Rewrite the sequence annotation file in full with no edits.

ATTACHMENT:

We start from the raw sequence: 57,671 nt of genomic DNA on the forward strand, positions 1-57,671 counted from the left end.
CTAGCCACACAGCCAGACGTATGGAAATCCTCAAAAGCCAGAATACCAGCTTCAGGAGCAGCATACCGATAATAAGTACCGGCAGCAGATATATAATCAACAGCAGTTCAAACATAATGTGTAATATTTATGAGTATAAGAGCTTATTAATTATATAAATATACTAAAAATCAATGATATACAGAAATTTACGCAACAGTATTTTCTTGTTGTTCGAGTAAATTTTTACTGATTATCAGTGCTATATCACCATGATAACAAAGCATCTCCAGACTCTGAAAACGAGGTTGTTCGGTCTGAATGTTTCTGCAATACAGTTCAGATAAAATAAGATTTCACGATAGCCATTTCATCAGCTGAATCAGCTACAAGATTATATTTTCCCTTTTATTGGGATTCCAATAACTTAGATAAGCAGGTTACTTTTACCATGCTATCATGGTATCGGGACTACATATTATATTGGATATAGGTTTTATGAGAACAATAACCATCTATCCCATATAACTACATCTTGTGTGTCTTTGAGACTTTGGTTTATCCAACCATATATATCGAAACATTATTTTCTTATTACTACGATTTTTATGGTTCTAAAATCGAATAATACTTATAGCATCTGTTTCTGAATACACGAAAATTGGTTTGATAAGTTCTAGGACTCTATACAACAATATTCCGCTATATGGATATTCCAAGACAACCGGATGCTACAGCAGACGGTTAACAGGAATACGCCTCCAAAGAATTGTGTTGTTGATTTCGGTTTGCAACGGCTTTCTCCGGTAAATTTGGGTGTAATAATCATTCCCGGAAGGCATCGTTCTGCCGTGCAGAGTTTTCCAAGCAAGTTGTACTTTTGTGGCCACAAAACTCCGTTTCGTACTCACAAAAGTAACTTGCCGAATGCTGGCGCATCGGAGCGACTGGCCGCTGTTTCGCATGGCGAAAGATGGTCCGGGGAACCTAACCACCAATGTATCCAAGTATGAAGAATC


We start from the raw sequence: 57,671 nt of genomic DNA on the forward strand, positions 1-57,671 counted from the left end.
CTAGCCACACAGCCAGACGTATGGAAATCCTCAAAAGCCAGAATACCAGCTTCAGGAGCAGCATACCGATAATAAGTACCGGCAGCAGATATATAATCAACAGCAGTTCAAACATAATGTGTAATATTTATGAGTATAAGAGCTTATTAATTATATAAATATACTAAAAATCAATGATATACAGAAATTTACGCAACAGTATTTTCTTGTTGTTCGAGTAAATTTTTACTGATTATCAGTGCTATATCACCATGATAACAAAGCATCTCCAGACTCTGAAAACGAGGTTGTTCGGTCTGAATGTTTCTGCAATACAGTTCAGATAAAATAAGATTTCACGATAGCCATTTCATCAGCTGAATCAGCTACAAGATTATATTTTCCCTTTTATTGGGATTCCAATAACTTAGATAAGCAGGTTACTTTTACCATGCTATCATGGTATCGGGACTACATATTATATTGGATATAGGTTTTATGAGAACAATAACCATCTATCCCATATAACTACATCTTGTGTGTCTTTGAGACTTTGGTTTATCCAACCATATATATCGAAACATTATTTTCTTATTACTACGATTTTTATGGTTCTAAAATCGAATAATACTTATAGCATCTGTTTCTGAATACACGAAAATTGGTTTGATAAGTTCTAGGACTCTATACAACAATATTCCGCTATATGGATATTCCAAGACAACCGGATGCTACAGCAGACGGTTAACAGGAATACGCCTCCAAAGAATTGTGTTGTTGATTTCGGTTTGCAACGGCTTTCTCCGGTAAATTTGGGTGTAATAATCATTCCCGGAAGGCATCGTTCTGCCGTGCAGAGTTTTCCAAGCAAGTTGTACTTTTGTGGCCACAAAACTCCGTTTCGTACTCACAAAAGTAACTTGCCGAATGCTGGCGCATCGGAGCGACTGGCCGCTGTTTCGCATGGCGAAAGATGGTCCGGGGAACCTAACCACCAATGTATCCAAGTATGAAGAATC